Methotrexate is also used long-term, and has been studied more extensively in psoriasis than hydroxycarbamide. Some patients develop liver damage, usually several years into treatment, but most do not and can safely continue. A liver biopsy is often performed 2-3 years after the start of treatment. It sounds as though your husband was unlucky with methotrexate :(


Yes, he had several liver biopsies during the course of his time on Methotrexate. It controlled his psoriasis and his Psoriatic arthropathy very well, but then he started getting liver damage so they discontinued it. Cyclosporine made his blood pressure soar, but hydroxycarbamide has been reasonably effective. I plan to ask the dermatologist about LDN next time we see him.



Low dose naltrexone? Low dose naltrexone is not used in conventional medicine. I think it's quite unlikely that the dermatologist will have heard of it. I'm not saying it doesn't work (I have no idea), just that it is exclusively prescribed by a small number of unconventional physicians.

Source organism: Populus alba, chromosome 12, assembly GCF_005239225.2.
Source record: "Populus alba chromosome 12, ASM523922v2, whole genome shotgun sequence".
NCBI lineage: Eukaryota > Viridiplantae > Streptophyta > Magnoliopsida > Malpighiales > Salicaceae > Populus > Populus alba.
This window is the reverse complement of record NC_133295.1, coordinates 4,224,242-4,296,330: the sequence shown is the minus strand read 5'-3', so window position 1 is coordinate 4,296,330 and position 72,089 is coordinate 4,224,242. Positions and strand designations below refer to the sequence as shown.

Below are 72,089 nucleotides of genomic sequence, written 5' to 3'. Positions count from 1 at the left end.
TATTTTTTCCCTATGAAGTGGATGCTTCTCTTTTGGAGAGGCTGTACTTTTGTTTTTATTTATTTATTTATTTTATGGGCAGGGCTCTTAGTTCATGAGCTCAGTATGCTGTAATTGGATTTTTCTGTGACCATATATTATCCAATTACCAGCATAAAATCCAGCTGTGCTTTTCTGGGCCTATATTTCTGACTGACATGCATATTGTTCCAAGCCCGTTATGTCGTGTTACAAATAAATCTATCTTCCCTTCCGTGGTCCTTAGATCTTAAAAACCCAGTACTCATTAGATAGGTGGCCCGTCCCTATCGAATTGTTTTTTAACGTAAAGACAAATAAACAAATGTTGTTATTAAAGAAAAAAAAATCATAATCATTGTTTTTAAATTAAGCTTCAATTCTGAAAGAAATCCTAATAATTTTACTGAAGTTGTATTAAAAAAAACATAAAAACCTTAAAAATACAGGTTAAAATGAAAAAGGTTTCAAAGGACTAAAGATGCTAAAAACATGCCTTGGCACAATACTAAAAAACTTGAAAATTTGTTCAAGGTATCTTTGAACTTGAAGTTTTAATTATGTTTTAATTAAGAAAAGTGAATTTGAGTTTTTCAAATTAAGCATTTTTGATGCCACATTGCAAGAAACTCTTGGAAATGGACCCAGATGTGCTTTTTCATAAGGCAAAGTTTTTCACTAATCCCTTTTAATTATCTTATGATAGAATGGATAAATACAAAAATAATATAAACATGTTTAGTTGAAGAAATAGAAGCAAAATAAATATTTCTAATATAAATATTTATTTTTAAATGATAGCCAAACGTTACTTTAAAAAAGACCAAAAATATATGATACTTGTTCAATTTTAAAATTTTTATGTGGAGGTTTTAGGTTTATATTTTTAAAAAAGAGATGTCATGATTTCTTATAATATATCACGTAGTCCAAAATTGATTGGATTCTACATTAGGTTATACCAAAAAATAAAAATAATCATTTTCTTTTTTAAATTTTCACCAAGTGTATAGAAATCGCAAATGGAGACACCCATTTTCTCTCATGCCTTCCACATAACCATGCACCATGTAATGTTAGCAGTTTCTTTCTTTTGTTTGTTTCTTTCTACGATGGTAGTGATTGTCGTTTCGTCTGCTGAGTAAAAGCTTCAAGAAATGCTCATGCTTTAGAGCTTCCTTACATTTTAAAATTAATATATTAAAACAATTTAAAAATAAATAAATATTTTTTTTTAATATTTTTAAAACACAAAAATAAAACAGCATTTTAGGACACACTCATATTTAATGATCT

>Cyclosporine made his blood pressure soar

That's common, unfortunately.

>hydroxycarbamide has been reasonably effective

It sounds like hydroxycarbamide has worked rather well but...

Ustekinumab (Stelara) is the latest treatment for severe psoriasis. It appears to be one of the most effective treatments yet, but is only used after conventional treatments have failed (it costs about £10 000 per year for one patient). Stelara is given by injection, the first injection is repeated after one month, and then it is given once every three months.

Etanercept (Enbrel) and adalimumab (Humira) are also useful in severe psoriasis and psoriatic arthritis. As with Stelara, standard meds and phototherapy (usually PUVA) are tried first.

Take care,



He has had Psoriasis for over 40 years and also has deformed fingers and toes plus lower spine is fused by calcification, he has had several rounds of PUVA with almost no results. Topical treatments include liquid Coal Tar, Betnovate and Coal Tar, Betnovate RD 4-in-1, Dovonex, Dovobet, all these have been used alone or in combination with oral medications. Every form of topical treatment has been used and several kinds of oral medications including Tigason, one which he calls 'resoxane' but probably is called something different (his Spanish accent!) methotrexate, Cyclosporin, and Hydroxycarbamide.